If you haven't seen Style Rookie, the blog of thirteen year-old fashion prodigy, Tavi Williams, then you aren't reading one of the best blogs out there. I've been reading the blog for a while but have never had the nerve to email her. Today, however, I got the courage to let her know how I feel. Here's an excerpt from my email to her:
I'm sure you get thousands of emails like this but since I don't write thousands of emails like this I felt it was worth sending.
I'm 32*, founder of a company (Six Apart -- they make blogging software), mother of a two year-old and, I would think a fairly accomplished person. I've been on the cover of Fortune (along with some other folks), spoken at conferences with Al Gore in attendance and hung out with celebrities.
There's a point for this totally insane bragging, however.
All that being accomplished, I still manage to be completely envious of your style and your approach to life. To be so young (that's not an insult) and be so creative, unique and articulate is such an amazing feat! I've shared your blog with countless friends in my life -- mostly 40 year-old adults and we're so moved by how incredibly funny and talented you are. I remember being a pre-teen and teen and being creative but not able to express myself. I was a dork at school and had my days when I'd come home and cry because everyone was mean and they made me feel stupid/ugly/unpopular or whatever. Today, I wouldn't change a thing since it has made me who I am. I only wish I could have been even dorkier since that was truer to my personality.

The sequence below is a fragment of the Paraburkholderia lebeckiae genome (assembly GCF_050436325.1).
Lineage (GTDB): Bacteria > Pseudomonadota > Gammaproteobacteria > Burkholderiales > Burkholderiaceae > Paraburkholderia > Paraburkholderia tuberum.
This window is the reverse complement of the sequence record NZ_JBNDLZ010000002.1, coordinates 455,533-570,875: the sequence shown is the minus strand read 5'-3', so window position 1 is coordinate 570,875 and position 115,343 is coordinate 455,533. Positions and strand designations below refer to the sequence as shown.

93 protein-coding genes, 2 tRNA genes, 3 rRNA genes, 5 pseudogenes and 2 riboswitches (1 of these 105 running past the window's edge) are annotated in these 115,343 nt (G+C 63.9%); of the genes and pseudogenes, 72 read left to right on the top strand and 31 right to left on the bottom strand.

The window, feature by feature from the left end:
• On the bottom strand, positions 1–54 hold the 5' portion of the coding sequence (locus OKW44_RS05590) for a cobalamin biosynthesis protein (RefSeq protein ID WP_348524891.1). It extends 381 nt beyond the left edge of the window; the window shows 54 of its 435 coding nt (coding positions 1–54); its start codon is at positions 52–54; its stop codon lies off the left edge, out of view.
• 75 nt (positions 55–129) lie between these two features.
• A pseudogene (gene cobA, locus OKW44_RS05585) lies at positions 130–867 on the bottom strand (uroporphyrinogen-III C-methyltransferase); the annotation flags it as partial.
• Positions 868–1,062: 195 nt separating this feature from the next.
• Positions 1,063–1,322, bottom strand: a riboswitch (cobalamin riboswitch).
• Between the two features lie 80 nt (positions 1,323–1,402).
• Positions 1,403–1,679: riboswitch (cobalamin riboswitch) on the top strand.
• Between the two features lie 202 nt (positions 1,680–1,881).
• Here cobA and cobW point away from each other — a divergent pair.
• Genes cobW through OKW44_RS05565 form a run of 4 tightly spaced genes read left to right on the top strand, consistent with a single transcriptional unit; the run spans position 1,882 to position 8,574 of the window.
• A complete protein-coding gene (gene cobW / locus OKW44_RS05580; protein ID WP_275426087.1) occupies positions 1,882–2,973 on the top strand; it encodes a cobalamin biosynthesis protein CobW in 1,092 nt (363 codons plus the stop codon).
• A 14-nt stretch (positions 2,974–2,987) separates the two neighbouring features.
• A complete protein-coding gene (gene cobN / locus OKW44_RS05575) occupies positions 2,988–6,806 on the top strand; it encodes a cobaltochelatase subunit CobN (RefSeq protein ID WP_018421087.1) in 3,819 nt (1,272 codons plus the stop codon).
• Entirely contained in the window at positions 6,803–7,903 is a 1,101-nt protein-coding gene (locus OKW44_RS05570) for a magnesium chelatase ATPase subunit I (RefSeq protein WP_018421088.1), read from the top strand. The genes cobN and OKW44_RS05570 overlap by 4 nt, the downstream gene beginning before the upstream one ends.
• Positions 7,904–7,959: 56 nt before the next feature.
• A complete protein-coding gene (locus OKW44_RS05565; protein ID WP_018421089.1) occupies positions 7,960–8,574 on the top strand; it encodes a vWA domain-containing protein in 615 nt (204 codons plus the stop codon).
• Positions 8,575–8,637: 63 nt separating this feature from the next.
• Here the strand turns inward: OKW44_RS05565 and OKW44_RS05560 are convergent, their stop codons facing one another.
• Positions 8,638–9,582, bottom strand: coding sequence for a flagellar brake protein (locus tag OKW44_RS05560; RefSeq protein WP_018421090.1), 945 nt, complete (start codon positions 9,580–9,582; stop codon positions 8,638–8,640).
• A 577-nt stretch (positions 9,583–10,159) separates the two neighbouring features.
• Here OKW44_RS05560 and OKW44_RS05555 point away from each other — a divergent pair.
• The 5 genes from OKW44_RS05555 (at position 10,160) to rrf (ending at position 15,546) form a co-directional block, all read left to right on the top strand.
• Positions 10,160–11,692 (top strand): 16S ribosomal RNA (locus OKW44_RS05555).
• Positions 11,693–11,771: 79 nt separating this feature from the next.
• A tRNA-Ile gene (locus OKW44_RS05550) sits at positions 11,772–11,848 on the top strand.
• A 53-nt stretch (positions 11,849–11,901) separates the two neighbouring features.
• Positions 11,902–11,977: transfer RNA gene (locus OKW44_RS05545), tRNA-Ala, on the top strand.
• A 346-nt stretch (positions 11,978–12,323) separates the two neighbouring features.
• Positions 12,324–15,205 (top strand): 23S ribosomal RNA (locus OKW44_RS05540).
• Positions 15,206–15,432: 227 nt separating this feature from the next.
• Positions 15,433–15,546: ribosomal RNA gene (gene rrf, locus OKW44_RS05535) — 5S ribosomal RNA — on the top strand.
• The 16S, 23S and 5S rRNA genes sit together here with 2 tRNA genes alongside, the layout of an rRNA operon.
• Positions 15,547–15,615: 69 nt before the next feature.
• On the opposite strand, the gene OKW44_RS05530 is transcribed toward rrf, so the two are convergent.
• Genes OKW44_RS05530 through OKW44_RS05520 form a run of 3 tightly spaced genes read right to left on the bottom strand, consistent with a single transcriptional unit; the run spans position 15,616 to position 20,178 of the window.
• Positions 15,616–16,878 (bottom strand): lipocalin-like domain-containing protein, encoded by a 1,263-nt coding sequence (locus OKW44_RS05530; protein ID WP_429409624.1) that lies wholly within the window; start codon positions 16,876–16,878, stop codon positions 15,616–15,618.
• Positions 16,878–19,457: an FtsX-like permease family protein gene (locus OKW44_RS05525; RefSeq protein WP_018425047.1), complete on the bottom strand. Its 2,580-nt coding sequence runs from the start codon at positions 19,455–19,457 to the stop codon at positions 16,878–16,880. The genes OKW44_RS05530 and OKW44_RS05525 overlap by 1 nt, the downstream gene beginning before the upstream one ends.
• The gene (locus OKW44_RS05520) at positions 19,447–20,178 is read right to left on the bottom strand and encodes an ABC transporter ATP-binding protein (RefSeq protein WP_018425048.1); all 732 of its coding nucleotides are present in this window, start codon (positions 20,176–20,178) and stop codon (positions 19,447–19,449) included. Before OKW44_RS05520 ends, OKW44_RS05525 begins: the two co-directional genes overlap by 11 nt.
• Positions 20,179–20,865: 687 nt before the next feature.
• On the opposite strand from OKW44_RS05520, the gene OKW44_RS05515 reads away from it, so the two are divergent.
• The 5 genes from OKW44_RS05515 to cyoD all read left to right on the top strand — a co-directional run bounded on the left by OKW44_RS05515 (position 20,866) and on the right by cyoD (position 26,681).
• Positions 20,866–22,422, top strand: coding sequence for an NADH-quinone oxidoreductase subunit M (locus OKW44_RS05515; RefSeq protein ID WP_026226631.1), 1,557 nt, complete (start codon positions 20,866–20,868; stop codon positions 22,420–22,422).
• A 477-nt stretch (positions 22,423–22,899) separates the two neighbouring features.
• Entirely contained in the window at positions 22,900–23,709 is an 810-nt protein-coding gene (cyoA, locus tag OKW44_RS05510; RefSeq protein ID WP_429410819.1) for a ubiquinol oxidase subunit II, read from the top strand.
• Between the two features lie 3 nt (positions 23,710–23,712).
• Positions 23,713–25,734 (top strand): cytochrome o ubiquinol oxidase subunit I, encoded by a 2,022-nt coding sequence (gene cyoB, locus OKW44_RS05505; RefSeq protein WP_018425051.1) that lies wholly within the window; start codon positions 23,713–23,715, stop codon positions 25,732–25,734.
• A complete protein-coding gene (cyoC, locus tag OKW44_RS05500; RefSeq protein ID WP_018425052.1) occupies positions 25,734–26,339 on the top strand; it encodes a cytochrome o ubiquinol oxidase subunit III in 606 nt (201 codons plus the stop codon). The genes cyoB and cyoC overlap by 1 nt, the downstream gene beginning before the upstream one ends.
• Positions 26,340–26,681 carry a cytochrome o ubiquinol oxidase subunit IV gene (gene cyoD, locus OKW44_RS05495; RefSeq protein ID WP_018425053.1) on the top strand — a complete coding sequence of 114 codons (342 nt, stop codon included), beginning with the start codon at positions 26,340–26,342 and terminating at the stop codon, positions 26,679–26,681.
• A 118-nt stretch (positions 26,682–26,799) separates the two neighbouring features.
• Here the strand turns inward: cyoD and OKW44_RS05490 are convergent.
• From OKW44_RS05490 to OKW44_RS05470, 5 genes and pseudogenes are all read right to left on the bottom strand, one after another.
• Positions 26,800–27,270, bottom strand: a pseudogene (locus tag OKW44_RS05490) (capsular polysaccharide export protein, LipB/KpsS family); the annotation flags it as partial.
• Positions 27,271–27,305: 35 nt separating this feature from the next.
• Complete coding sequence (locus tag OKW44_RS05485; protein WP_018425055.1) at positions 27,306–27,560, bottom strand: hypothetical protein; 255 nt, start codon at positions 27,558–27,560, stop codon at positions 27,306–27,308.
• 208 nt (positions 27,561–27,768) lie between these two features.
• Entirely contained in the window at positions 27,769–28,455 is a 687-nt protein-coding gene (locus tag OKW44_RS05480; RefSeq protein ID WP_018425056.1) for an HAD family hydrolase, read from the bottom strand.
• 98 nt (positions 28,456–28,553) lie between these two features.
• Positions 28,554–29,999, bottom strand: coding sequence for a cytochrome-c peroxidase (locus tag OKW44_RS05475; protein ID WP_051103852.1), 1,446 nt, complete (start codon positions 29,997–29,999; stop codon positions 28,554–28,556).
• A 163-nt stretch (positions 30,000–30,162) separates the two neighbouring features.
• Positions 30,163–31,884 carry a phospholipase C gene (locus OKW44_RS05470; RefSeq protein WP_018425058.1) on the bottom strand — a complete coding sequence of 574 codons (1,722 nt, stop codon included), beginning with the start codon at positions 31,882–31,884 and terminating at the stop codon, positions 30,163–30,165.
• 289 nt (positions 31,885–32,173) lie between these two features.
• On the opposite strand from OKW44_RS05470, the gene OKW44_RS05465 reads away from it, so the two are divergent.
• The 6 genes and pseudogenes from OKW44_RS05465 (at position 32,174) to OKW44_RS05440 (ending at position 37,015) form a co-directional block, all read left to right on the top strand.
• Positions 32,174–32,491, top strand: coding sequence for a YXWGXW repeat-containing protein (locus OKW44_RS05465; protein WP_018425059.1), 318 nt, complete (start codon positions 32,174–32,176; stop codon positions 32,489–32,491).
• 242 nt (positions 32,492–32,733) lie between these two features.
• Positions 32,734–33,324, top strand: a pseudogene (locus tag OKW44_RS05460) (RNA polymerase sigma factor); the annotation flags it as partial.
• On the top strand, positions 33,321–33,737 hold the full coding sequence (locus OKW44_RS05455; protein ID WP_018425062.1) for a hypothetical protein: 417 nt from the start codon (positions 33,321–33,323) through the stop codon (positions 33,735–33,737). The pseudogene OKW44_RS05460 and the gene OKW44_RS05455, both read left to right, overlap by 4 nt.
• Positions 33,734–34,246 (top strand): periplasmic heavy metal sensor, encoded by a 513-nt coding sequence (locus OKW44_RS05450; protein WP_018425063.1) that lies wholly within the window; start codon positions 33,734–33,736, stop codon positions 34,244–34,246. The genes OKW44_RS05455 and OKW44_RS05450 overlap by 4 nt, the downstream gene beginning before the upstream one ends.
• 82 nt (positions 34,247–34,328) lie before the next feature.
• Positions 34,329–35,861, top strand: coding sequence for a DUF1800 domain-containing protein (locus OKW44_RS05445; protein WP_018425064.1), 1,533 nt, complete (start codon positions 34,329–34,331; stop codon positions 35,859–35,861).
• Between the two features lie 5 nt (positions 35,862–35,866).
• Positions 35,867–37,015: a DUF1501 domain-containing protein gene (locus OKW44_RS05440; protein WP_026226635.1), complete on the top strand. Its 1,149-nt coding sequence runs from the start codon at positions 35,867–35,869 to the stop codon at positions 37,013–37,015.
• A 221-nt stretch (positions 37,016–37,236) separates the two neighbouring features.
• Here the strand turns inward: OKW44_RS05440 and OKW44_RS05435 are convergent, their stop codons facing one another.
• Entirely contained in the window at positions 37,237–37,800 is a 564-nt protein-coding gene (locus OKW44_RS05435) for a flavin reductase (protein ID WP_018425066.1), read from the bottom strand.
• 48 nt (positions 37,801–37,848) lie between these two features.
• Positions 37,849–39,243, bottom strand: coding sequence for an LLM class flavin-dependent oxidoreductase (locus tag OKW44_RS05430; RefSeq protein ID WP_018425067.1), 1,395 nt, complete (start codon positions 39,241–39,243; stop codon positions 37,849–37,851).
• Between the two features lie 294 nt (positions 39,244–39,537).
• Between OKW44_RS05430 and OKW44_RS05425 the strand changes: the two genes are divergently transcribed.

To get an idea of my dorkiness, here's a comic I created in 2001:
I'm raising my daughter, Penelope, and I am constantly wondering how do we (my husband Ben and I) raise a daughter like you. I don't care if she hates math and doesn't do well in school or whatever as long as she has a passion. That's not saying I think you do poorly in school -- it's just the traditional measure of success for a kid. I just want her to be passionate about something and put all her love into it...
I wrote a bit more to her, but nothing exciting enough to excerpt. I think her parents need to be interviewed and share the secret to Tavi's wonderful precociousness.
* I actually had to do the math to figure out if I was 33 or 32. It's crazy how ages just start blurring once you hit 30. This wasn't part of my email to Tavi -- just a random sidenote.